Secure passwords should:
- be unique among different accounts and different websites
- contain both upper and lower case characters (e.g., a-z, A-Z),
- contain digits and punctuation characters (e.g., 0-9,!@#$%^&*),
- be at least eight alphanumeric characters long, and
- not be a common usage word such as:
- a word found in a dictionary
- slang, dialect, jargon, etc.,
- names of family, pets, friends, co-workers, fantasy characters, etc.,
- computer terms and names, commands, sites, companies, hardware, software, etc.,
- “VLS”, “Villanova”, “Nova”, or any derivation thereof,
- personal information such as birthdays, addresses, pet names, phone numbers, etc.,
- word or number patterns like aaabbb, qwerty, zyxwvuts, 123321, etc.,
- any of the above spelled backwards, or
- any of the above preceded or followed by a digit (e.g., secret1, 1secret).
In order to protect your passwords:
- Do not write passwords down or store them online without encryption.
- Create passwords that can be easily remembered. One way to do this is create a password based on a song title, affirmation, or other phrase. For example, the phrase might be: “This May Be One Way To Remember” and the password could be: “TmB1w2R!” or “Tmb1W>r~” or some other variation.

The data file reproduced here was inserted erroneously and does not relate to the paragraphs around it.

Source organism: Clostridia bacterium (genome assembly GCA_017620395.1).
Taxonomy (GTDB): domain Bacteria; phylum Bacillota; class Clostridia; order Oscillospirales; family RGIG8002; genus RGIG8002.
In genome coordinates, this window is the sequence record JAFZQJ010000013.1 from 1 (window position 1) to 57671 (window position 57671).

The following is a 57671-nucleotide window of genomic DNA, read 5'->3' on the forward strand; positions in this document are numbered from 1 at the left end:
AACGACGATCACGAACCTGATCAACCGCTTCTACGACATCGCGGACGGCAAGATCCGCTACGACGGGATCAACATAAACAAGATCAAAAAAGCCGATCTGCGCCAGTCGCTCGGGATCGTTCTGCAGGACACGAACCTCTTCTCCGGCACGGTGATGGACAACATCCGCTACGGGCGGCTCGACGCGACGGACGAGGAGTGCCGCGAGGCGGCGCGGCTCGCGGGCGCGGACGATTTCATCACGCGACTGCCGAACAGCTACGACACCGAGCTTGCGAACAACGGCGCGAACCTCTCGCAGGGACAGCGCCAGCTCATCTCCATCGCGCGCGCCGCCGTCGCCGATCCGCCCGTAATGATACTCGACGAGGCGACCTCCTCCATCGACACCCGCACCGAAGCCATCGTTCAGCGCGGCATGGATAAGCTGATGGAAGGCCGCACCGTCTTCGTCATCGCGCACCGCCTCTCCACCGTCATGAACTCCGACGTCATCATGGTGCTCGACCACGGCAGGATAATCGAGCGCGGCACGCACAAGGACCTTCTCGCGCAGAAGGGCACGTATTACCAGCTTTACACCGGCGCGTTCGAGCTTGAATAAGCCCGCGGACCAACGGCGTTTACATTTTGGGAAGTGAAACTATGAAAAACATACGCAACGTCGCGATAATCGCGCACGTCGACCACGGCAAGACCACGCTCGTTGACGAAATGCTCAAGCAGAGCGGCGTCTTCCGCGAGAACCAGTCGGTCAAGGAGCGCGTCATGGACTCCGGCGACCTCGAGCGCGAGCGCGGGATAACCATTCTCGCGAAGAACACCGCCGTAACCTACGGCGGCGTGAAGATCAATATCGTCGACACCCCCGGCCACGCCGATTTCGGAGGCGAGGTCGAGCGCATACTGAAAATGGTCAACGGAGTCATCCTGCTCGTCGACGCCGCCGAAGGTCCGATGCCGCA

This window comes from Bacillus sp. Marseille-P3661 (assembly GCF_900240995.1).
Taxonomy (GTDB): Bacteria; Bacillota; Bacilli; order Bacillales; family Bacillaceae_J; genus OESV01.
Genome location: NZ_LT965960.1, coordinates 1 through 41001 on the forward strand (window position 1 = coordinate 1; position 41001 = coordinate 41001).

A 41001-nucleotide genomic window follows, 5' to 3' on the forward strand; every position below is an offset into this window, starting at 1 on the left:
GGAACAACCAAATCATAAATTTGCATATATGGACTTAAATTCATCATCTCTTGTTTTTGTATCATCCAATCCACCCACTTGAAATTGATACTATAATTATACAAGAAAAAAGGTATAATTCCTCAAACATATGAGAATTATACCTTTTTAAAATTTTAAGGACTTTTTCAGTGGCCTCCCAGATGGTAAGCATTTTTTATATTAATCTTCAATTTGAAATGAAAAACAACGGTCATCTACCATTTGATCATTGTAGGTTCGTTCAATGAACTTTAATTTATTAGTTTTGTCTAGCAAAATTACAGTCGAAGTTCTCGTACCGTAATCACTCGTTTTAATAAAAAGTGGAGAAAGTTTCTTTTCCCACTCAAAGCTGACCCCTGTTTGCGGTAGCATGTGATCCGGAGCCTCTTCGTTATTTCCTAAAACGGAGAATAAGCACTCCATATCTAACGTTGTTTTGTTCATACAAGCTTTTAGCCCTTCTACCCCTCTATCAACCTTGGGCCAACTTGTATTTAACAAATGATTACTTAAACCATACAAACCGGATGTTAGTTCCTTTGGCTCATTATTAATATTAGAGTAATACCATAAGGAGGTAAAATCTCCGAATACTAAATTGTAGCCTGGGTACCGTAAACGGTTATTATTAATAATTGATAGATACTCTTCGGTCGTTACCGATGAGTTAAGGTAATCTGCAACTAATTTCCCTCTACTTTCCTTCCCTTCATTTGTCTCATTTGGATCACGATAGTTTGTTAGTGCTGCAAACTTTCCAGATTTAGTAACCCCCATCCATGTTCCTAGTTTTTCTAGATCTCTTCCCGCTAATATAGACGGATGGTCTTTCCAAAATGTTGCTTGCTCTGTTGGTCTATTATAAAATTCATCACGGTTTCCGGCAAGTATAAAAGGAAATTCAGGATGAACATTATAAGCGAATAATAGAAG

- Do not use passwords from non-University accounts.
- Where possible, do not use the same password for each Law School/University account.
- Do not share University passwords with anyone, including friends, administrative assistants, secretaries, supervisors, family members, co-workers while on vacation, unless part of cross training planning and emergency policy.
- Do not reveal a password over the phone or in an email to anyone.
- Do not talk about a password in front of others or hint at the format of a password.
- Do not reveal a password on questionnaires or security forms.
- If someone demands a password, refer them to your department head.
- Avoid storing passwords within applications or using the “Remember Password” feature, unless the application properly secures the password through commonly-accepted methods such as encryption.
If you have any questions regarding password security, please contact a member of Academic Computing.